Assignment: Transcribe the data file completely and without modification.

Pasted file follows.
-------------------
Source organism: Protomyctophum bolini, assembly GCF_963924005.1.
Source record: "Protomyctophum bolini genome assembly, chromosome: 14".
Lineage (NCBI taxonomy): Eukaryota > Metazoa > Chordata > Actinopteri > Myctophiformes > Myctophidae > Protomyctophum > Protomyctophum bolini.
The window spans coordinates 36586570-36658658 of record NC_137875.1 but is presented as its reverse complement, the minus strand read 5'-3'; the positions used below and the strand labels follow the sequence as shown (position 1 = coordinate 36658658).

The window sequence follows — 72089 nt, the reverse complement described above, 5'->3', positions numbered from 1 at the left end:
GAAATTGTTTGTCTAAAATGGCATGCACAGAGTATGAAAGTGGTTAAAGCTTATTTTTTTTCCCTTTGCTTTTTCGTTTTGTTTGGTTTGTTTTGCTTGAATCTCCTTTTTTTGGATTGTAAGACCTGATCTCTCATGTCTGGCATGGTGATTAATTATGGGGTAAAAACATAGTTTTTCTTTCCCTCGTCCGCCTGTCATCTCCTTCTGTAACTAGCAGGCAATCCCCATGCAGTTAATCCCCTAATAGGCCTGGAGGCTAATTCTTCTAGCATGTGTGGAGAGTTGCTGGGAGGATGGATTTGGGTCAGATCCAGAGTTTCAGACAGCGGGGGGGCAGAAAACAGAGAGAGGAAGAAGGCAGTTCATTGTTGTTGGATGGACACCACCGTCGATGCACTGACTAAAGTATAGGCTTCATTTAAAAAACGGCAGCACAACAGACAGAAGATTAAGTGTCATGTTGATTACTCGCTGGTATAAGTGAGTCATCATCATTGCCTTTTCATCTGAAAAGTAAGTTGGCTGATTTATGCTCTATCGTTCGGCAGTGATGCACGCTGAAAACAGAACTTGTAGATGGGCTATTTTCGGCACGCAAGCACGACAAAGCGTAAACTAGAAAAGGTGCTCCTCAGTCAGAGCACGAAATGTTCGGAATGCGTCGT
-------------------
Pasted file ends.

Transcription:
Source organism: Protomyctophum bolini, assembly GCF_963924005.1.
Source record: "Protomyctophum bolini genome assembly, chromosome: 14".
Lineage (NCBI taxonomy): Eukaryota > Metazoa > Chordata > Actinopteri > Myctophiformes > Myctophidae > Protomyctophum > Protomyctophum bolini.
The window spans coordinates 36586570-36658658 of record NC_137875.1 but is presented as its reverse complement, the minus strand read 5'-3'; the positions used below and the strand labels follow the sequence as shown (position 1 = coordinate 36658658).

The window sequence follows — 72089 nt, the reverse complement described above, 5'->3', positions numbered from 1 at the left end:
GAAATTGTTTGTCTAAAATGGCATGCACAGAGTATGAAAGTGGTTAAAGCTTATTTTTTTTCCCTTTGCTTTTTCGTTTTGTTTGGTTTGTTTTGCTTGAATCTCCTTTTTTTGGATTGTAAGACCTGATCTCTCATGTCTGGCATGGTGATTAATTATGGGGTAAAAACATAGTTTTTCTTTCCCTCGTCCGCCTGTCATCTCCTTCTGTAACTAGCAGGCAATCCCCATGCAGTTAATCCCCTAATAGGCCTGGAGGCTAATTCTTCTAGCATGTGTGGAGAGTTGCTGGGAGGATGGATTTGGGTCAGATCCAGAGTTTCAGACAGCGGGGGGGCAGAAAACAGAGAGAGGAAGAAGGCAGTTCATTGTTGTTGGATGGACACCACCGTCGATGCACTGACTAAAGTATAGGCTTCATTTAAAAAACGGCAGCACAACAGACAGAAGATTAAGTGTCATGTTGATTACTCGCTGGTATAAGTGAGTCATCATCATTGCCTTTTCATCTGAAAAGTAAGTTGGCTGATTTATGCTCTATCGTTCGGCAGTGATGCACGCTGAAAACAGAACTTGTAGATGGGCTATTTTCGGCACGCAAGCACGACAAAGCGTAAACTAGAAAAGGTGCTCCTCAGTCAGAGCACGAAATGTTCGGAATGCGTCGT